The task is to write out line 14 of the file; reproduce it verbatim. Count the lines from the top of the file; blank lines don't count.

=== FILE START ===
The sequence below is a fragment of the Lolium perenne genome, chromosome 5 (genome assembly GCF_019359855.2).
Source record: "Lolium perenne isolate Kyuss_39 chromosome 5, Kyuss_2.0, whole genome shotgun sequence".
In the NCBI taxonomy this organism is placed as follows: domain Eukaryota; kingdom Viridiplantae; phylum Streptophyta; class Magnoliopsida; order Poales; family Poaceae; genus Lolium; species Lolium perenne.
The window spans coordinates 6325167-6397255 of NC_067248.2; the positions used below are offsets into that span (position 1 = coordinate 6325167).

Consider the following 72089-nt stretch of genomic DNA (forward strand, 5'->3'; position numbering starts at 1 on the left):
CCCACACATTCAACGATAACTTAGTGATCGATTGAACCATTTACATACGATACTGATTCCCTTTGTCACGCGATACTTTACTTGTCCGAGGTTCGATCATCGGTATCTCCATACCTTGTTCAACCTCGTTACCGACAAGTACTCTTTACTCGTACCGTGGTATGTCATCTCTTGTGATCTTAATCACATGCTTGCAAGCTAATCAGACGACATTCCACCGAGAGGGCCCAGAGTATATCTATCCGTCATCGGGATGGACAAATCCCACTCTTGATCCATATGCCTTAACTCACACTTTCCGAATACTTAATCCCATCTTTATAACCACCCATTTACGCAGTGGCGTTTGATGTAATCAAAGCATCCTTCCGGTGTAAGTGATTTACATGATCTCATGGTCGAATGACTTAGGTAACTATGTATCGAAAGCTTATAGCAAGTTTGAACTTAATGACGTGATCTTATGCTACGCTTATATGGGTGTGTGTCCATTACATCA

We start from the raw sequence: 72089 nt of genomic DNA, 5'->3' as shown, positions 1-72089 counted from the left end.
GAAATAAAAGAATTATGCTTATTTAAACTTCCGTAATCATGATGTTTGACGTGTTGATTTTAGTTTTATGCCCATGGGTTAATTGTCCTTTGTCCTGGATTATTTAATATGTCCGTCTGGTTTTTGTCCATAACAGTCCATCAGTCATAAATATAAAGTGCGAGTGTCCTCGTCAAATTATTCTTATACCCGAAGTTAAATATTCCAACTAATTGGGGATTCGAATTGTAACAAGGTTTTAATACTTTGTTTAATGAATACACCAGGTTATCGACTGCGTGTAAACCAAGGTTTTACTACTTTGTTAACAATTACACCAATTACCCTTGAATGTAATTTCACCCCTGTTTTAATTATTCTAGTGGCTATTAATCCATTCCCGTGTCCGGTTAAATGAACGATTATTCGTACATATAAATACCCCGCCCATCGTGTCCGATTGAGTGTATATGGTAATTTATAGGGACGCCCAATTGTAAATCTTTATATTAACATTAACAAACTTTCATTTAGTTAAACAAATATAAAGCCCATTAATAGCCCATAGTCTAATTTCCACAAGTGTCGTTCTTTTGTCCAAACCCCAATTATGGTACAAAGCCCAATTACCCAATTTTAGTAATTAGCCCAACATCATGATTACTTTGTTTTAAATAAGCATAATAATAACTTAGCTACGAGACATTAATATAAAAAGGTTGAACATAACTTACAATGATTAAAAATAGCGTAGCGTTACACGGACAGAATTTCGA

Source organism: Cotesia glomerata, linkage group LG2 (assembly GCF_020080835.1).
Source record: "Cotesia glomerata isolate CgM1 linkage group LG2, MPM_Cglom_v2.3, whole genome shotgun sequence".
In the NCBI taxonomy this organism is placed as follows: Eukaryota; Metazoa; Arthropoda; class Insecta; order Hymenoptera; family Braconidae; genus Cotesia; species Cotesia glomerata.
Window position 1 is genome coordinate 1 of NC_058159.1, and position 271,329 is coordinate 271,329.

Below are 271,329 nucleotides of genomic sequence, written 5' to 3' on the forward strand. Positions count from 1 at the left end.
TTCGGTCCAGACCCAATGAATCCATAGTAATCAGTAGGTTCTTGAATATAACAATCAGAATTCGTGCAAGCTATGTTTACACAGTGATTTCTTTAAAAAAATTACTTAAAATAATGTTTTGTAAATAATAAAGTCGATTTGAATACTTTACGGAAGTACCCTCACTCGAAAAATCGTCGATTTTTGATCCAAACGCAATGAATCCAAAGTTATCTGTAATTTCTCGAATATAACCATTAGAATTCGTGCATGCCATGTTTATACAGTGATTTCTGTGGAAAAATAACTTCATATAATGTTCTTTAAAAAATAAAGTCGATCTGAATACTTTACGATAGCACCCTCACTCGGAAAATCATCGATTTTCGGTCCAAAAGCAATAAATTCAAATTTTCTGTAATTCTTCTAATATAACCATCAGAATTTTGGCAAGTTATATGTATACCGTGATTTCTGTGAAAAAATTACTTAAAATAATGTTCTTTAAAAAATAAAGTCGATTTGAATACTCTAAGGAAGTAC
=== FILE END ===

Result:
TTCGGTCCAGACCCAATGAATCCATAGTAATCAGTAGGTTCTTGAATATAACAATCAGAATTCGTGCAAGCTATGTTTACACAGTGATTTCTTTAAAAAAATTACTTAAAATAATGTTTTGTAAATAATAAAGTCGATTTGAATACTTTACGGAAGTACCCTCACTCGAAAAATCGTCGATTTTTGATCCAAACGCAATGAATCCAAAGTTATCTGTAATTTCTCGAATATAACCATTAGAATTCGTGCATGCCATGTTTATACAGTGATTTCTGTGGAAAAATAACTTCATATAATGTTCTTTAAAAAATAAAGTCGATCTGAATACTTTACGATAGCACCCTCACTCGGAAAATCATCGATTTTCGGTCCAAAAGCAATAAATTCAAATTTTCTGTAATTCTTCTAATATAACCATCAGAATTTTGGCAAGTTATATGTATACCGTGATTTCTGTGAAAAAATTACTTAAAATAATGTTCTTTAAAAAATAAAGTCGATTTGAATACTCTAAGGAAGTAC